Spider-Man: Life Story (2019)
Written by Chip Zdarsky
Art by Mark Bagley
Peter Parker was fifteen years old when he was bitten by a radioactive spider. That was in 1962. Today it’s 2019, and he’s in his early thirties, finding some success in life but still rare in love. An expected conceit of comic book superheroes is that they will always age at a much slower rate than an average person. This allows writers to extend their lives. Superman has been around for 80 years, and in the last four has just become a parent through convoluted circumstances. Batman has been through five Robins yet is still mid-thirties at most while former Robin, Dick Grayson, is a mid-twenties Nightwing.
In the late 1990s, writer-artist John Byrne penned the Elseworlds trilogy Generations that sought to explore what it would be like if Superman and Batman aged at the standard rate of time. This meant they had adult children in the 1970s, and Bruce Wayne passed on in the 1990s, leaving the mantle to his own son and grandchild. Writer Chip Zdarksy is attempting something similar with Life Story, an out of continuity mini-series that explores Peter Parker’s life as he ages in real-time. We begin in the late 1960s with Parker as a college student and end in the 2010s as an aged Parker passes the torch to twentysomething Miles Morales.
Zdarksy initially imagined a year-long maxi-series that would encompass the whole Marvel Universe before his editor wisely asked him to narrow the focus to tell a tighter story. The writer admits that the further he got into the concept, the harder it became to balance what is established in the Spider-Man lore and how that might change if the character aged. Villains, already adults to Parker’s teenage hero in the 1960s, would grow old and die off-screen. So too would J. Jonah Jameson and other supporting players. More noticeable was the complete absence of certain characters like Eddie Brock and Black Cat, whose introductions in the 1980s were made much harder when Parker would have been pushing forty by then.
Venom is still introduced by Zdarksy has to be a little smarter and weaves “Kraven’s Last Hunt,” a classic Spidey storyline from the 1980s with the emergence of the villainous symbiote. Kraven’s corpse is resurrected by the creature who carries him within until the 2010s issue where it’s revealed all that remains are lifeless bones. In this same issue, Secret Wars is summarized while major arcs in Spidey’s life are ignored, like Hobgoblin. This approach allows Peter Parker to become a successful businessman in the 1980s and ride that success for the rest of his life. That also serves to point out how much of the character’s stunted emotional and career growth is a writing conceit that attempts to keep the character frozen in his “golden era.”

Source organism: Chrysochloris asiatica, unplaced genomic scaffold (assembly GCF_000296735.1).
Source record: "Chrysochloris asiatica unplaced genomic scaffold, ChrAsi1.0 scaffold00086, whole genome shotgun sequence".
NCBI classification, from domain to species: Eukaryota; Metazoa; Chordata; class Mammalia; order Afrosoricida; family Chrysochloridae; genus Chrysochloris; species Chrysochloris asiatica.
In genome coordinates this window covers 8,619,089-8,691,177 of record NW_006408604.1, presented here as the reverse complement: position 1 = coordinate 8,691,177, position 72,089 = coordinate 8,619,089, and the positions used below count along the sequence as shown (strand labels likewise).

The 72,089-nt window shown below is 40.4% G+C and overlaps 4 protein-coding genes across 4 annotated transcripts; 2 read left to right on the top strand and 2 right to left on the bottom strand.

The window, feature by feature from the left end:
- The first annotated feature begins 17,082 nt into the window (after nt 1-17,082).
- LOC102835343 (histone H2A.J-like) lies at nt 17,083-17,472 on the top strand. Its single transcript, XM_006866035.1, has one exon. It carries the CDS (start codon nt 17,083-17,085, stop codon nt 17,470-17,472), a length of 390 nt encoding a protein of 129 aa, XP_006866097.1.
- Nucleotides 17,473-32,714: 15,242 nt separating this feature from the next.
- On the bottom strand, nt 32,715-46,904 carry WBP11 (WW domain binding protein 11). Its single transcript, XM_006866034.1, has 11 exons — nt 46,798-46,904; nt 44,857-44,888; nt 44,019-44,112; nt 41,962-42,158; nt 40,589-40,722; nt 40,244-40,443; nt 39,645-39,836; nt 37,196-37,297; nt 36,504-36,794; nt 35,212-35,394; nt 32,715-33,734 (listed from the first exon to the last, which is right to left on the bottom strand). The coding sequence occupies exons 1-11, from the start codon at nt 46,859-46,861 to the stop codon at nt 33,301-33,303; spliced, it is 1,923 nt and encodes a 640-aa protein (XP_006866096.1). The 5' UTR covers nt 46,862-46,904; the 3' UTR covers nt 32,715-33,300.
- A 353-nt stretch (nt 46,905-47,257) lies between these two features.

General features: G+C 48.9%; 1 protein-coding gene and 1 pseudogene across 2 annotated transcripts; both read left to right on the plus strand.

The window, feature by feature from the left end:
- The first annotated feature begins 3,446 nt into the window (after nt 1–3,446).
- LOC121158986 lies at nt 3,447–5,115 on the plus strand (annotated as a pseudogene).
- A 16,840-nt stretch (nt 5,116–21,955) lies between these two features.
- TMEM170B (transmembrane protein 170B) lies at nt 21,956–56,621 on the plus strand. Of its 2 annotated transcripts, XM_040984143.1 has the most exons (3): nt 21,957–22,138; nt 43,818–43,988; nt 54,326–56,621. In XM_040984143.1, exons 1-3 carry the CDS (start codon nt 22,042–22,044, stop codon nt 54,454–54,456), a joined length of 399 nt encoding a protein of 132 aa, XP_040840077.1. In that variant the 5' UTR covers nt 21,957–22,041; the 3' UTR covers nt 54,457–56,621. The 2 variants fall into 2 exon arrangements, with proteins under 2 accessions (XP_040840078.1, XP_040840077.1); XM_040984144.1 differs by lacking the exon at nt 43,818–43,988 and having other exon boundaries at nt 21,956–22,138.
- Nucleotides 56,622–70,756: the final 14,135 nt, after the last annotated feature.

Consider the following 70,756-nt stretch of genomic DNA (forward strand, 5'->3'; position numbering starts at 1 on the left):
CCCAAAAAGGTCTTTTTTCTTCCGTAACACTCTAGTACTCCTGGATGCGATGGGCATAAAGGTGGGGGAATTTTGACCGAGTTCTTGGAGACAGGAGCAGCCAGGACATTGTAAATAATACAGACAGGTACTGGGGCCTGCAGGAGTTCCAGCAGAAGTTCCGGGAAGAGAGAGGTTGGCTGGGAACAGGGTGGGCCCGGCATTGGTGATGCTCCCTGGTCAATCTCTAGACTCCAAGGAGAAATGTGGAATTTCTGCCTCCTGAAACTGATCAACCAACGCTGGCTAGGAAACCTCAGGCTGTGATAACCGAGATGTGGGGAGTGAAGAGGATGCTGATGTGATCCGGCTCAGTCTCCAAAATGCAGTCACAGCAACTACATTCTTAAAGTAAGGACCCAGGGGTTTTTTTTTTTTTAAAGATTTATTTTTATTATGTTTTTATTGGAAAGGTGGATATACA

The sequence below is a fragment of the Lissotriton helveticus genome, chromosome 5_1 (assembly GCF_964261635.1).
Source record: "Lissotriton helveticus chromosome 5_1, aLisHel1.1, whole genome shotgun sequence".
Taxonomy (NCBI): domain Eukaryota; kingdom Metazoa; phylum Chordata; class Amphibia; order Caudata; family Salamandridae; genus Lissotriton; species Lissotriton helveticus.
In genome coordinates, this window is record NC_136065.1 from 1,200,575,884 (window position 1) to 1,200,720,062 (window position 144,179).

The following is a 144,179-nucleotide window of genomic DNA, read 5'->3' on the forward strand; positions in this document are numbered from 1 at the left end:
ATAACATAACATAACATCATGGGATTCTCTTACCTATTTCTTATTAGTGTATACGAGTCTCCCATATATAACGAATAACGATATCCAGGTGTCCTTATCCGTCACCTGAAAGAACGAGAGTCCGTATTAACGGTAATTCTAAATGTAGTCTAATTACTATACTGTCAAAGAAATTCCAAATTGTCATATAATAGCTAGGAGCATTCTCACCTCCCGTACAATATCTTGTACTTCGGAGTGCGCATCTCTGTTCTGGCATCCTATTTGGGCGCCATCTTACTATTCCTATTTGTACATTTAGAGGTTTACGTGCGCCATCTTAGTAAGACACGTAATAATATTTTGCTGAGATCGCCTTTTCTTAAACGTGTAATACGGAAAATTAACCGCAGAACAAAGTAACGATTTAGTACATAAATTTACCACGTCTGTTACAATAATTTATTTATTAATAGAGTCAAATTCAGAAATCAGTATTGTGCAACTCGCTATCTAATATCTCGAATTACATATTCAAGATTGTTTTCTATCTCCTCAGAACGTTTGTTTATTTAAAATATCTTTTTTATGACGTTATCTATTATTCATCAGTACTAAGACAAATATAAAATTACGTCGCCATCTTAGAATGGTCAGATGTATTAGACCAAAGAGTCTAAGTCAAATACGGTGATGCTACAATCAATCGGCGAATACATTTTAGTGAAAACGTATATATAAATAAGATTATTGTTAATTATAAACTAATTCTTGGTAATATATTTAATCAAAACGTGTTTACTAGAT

There is a constant tension in long-running shared universe comics about change. If a creative team goes “too far” during their run on a title, the next people to put in charge of the book will announce a “return to the classic.” Often that new team goes off in a direction that the next one will reset. It’s only when a writer really presents something powerfully game-changing that the title indeed alters. Lois and Clark becoming a couple, and her knowledge of his dual identity is one of those things that DC just can’t shake at this point. At Marvel, they have become notorious for the reversion to the status quo. See the endless parade of deaths and resurrections for starters. Jonathan Hickman appears to be doing something radically different in the pages of the X-Men books, but I also cynically wonder how long after he leaves, will Marvel hit the big reset button.
One danger for a corporation who seeks to sell a character or a brand is that if these superheroes were to age with the times, then they might become dangerously relevant in regards to the issues of the day. In Zdarksy’s first issue, set in 1966, Peter Parker tussles with the idea of signing up to serve in the Vietnam War as his powers could be of benefit to his country. In this same issue, Captain America comes about against the war and actively fights US soldiers to protect innocent Vietnamese villagers. This ultimately puts him at odds with Iron Man, who, while not a war profiteer any longer, sees himself as a crucial player in global conflicts. Zdarsky can cleverly weave this into a decades-long prelude for the Civil War that breaks out off-screen during the 2000s issue.
By the final issue, Parker is 72 years old and mentoring the young adult Miles Morales (also aged since his first appearance in 2011). I can tell that Zdarksy was seeking to layer in some poignancy about the legacy of Parker, sending him off with a sense of grandeur, but it was definitely a miss for me. If you’re looking for a masterclass in how to say goodbye to Peter Parker, you’re never going to beat Brian Michael Bendis’ arc in Ultimate Spider-Man. The sense of loss just isn’t there in Life Story, likely because so much of Parker’s life happens off-panel and is implied through bits of exposition along the way. Life Story is not a bad comic, but it didn’t live up the emotional arc I was hoping for. This is a reliable and fun What If? style story, though.